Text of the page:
It is no coincidence that dogs are known to be man’s best friend. Playful and interactive; protective and observant – many individuals and families choose to adopt dogs, taking them in as integral members of their household. But, a recent study has shown that dogs are not simply fun playmates. Rather, physical contact with our furry friends serves an important role in our emotional and mental health.
A study published in PLOS ONE last month uncovers a lot of information about dogs and the benefits they provide to their owners. When petting a dog, the frontal cortex of the brain is stimulated. This is the area which regulates our thought processes and feelings. The lead author of the study, Rahel Marti, explains the premise of the study: “We chose to investigate the frontal cortex because this brain area is involved in several executive functions, such as attention, working memory, and problem-solving. But it is also involved in social and emotional processes.”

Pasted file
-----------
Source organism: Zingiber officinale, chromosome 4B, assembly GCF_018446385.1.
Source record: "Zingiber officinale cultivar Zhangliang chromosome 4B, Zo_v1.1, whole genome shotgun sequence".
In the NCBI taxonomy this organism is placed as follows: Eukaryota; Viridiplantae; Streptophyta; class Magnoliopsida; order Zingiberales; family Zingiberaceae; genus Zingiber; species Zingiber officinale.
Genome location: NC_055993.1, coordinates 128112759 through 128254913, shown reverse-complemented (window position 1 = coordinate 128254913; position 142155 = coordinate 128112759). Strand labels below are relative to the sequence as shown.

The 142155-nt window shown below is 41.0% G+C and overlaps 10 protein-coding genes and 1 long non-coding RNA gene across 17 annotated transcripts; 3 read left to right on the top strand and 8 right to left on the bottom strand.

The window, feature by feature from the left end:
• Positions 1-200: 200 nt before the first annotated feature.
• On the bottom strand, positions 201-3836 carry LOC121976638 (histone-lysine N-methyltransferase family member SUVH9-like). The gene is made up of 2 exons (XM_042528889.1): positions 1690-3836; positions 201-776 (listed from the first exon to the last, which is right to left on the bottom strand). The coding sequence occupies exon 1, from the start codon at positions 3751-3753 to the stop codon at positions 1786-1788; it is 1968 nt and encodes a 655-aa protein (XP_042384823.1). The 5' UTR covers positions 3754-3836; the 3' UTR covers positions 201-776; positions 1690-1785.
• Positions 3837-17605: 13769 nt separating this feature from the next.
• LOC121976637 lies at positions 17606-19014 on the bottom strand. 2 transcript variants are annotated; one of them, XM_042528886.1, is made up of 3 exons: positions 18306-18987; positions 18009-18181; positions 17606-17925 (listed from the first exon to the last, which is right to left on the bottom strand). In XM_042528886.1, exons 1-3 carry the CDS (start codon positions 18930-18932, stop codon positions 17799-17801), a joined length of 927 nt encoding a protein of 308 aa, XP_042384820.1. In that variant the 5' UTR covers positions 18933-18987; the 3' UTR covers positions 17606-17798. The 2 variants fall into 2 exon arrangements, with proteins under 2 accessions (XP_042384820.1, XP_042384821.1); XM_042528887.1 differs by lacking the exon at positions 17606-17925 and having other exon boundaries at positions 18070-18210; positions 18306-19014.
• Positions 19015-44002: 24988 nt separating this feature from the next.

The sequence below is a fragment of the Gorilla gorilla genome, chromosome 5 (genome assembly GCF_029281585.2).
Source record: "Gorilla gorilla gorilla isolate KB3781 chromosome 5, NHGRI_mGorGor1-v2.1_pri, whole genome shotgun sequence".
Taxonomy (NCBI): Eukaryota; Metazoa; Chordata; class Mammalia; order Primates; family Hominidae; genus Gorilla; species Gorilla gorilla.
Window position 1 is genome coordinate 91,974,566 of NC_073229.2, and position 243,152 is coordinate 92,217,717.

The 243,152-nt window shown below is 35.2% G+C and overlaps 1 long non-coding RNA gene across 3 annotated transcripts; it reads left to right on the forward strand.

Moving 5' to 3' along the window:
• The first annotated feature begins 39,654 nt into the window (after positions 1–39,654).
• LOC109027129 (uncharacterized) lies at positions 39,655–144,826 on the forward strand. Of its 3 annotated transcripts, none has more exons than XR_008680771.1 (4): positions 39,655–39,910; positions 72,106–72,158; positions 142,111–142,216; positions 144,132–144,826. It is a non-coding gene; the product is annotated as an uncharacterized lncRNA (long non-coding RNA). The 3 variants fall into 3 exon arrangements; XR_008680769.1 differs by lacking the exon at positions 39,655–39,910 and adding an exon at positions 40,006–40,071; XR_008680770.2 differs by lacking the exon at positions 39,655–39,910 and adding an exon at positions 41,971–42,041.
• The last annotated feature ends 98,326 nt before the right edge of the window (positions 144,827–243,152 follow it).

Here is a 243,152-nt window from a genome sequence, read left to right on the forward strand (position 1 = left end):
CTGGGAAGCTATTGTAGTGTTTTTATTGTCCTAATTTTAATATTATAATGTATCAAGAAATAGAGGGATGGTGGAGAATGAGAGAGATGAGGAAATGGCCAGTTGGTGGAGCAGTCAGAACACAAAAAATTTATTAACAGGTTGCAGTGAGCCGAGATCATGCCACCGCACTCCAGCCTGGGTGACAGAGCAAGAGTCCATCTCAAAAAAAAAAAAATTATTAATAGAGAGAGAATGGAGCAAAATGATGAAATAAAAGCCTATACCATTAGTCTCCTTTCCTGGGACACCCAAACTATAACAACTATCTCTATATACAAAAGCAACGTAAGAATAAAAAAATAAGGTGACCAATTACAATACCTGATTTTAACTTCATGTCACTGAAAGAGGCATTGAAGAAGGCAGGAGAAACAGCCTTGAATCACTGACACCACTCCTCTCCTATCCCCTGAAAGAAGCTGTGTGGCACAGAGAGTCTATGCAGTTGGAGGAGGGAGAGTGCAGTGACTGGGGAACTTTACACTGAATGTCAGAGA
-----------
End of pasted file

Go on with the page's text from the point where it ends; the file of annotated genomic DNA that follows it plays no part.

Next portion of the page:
The fact that physical contact has this effect on human brains is a critical finding. It emphasizes the idea that animal therapy can positively impact cognitive and emotional activity in the brain. It also strengthens existing research on using animal-assisted therapy on people who have experienced trauma related to the nervous system, such as strokes, seizures, certain infections, and more.
Furthermore, the study demonstrated that brain activity increased when participants were physically closer to the pups, and boosted even further when actually touching the dog. It also showed that the brain response was more present when touching a real dog versus a stuffed animal.
So, next time your children beg for a pet dog, you may consider the benefits of giving in to their wishes.